Christmas feel-good factor can’t come soon enough


There’s a farm near our house selling Nordman Firs, Norwegian Spruces and Scotch Pines.

This is where yours truly will be driving home from at lunchtime on Saturday with the top of a six-foot tree sticking out of one of the rear passenger windows of his tiny motor.

It may only be December 3 but that’s when the festive season will officially commence at chez Tideswell.

There are those who will tell you you shouldn’t put your tree or decorations up until Christmas Eve.

They are the kind of people who moan about the families in their street who light up the outside of their homes with 40,000 bulbs and have an inflatable Santa hanging on a rope ladder from their roof.

All I can say is they don’t half cheer me up when I’m walking the dog on a cold December night.

Unfortunately, I’ve got a Scrooge living a few doors away from me.

When he moved in a couple of years ago, just to be neighbourly, we knocked on and handed him a Christmas card – only to be told: ‘Thanks, but we don’t send cards or gifts.’

‘I bet it’s fun in your house on Christmas Day morning’, I thought to myself as he closed the door and returned to drying out used tea bags on a clothes horse.

Suffice to say he won’t be invited round to our house on Saturday.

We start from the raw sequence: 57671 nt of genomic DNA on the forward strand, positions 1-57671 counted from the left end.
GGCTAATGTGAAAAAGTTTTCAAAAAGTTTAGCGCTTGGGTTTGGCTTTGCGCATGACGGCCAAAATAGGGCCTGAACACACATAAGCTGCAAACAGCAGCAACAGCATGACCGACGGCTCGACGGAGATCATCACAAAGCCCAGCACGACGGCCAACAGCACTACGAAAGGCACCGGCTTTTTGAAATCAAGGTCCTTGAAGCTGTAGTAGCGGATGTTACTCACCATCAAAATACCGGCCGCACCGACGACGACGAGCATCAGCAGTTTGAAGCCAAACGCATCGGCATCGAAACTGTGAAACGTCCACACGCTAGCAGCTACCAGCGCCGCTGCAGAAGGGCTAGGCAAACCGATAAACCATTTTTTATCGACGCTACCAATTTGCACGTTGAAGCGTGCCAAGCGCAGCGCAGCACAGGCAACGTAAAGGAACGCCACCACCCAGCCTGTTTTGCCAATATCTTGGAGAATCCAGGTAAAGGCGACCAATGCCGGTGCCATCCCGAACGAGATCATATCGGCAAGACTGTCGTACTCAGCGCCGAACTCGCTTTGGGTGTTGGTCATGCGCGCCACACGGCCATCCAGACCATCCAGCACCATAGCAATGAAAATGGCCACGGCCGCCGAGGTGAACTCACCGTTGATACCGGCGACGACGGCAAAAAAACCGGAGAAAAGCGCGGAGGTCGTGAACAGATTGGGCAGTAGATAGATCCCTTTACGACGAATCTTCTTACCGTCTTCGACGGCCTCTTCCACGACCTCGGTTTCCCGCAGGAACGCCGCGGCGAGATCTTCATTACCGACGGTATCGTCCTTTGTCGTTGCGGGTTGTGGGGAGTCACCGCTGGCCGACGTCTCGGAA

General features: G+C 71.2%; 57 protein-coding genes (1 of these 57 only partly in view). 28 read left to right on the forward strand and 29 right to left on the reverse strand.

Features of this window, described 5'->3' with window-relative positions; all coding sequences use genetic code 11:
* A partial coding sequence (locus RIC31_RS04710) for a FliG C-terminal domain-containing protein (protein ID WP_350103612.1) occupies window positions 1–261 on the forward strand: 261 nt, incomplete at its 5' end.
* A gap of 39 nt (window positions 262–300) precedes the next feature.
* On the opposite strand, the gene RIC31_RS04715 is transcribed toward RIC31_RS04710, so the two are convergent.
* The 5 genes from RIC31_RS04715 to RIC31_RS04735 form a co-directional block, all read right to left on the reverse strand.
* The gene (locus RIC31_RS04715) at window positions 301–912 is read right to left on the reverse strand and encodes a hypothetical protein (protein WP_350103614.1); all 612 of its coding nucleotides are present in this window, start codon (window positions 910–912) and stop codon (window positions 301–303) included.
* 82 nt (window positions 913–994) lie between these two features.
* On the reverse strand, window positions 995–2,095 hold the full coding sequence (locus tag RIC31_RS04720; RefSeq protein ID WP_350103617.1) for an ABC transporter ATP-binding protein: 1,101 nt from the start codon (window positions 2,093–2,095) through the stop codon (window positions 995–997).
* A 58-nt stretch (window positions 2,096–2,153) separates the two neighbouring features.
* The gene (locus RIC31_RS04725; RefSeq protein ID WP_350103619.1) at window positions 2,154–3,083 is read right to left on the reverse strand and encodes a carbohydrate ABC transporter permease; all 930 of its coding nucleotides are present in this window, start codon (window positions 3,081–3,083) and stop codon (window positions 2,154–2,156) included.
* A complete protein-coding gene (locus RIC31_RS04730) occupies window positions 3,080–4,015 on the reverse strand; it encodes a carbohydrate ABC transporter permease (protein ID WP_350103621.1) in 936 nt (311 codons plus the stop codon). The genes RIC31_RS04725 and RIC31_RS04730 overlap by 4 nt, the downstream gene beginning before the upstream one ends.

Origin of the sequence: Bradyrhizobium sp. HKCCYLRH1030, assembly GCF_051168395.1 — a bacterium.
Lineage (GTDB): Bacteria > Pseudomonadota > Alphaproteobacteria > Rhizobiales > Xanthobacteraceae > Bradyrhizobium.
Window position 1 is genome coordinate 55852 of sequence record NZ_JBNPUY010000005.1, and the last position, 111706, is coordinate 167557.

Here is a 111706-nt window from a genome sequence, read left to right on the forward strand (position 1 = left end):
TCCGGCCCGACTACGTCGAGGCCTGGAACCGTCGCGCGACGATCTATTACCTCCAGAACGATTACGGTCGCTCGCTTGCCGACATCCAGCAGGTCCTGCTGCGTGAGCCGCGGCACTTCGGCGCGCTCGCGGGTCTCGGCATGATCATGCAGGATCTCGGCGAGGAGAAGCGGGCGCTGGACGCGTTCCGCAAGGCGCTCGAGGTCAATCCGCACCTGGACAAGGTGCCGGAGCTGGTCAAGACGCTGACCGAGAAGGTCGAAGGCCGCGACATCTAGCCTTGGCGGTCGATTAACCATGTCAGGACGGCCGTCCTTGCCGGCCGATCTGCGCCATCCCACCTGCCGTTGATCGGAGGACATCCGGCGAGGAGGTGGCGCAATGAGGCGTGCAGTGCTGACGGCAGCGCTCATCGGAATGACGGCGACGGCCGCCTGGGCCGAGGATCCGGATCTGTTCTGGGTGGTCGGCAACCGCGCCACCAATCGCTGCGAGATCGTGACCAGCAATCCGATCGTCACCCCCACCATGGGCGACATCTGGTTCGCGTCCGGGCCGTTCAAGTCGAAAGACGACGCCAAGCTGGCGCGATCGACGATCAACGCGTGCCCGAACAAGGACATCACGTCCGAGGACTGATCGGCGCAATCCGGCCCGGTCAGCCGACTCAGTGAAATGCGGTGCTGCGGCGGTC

Against the backdrop of carols from King’s College, Cambridge, we’ll be decorating the tree and the living room, eating mince pies and sipping sherry.

We’ll even enjoy writing masses of Christmas cards – rather than viewing it as a huge chore or something you can wangle your way out of by sending a blanket email to all your friends and colleagues and donating a fiver to Save The Whales.

The way I see it, Christmas cards present the one genuine opportunity each year to reach out to people you rarely see or speak to – such as relatives and friends who live far away – and show you care by putting pen to paper.

Conversely, they give you the chance to show your work mates – those people you spend more time with than your own family – that they are more than just colleagues. To thank them for being friends.

In our house we choose our cards carefully. Traditional festive themes, Father Christmas, snow men, charity cards and even Nativity scenes (if we can find any) all make the cut.

But there’s absolutely no joke cards or children’s TV characters to take away from the sentiment expressed inside the cards.

By the same token, the advent calendar for Lois and Mina which is going up on Thursday won’t be advertising Hello Kitty, Glee or Peppa Pig. It’ll be a plain red wooden truck filled with chocolates by mum and dad.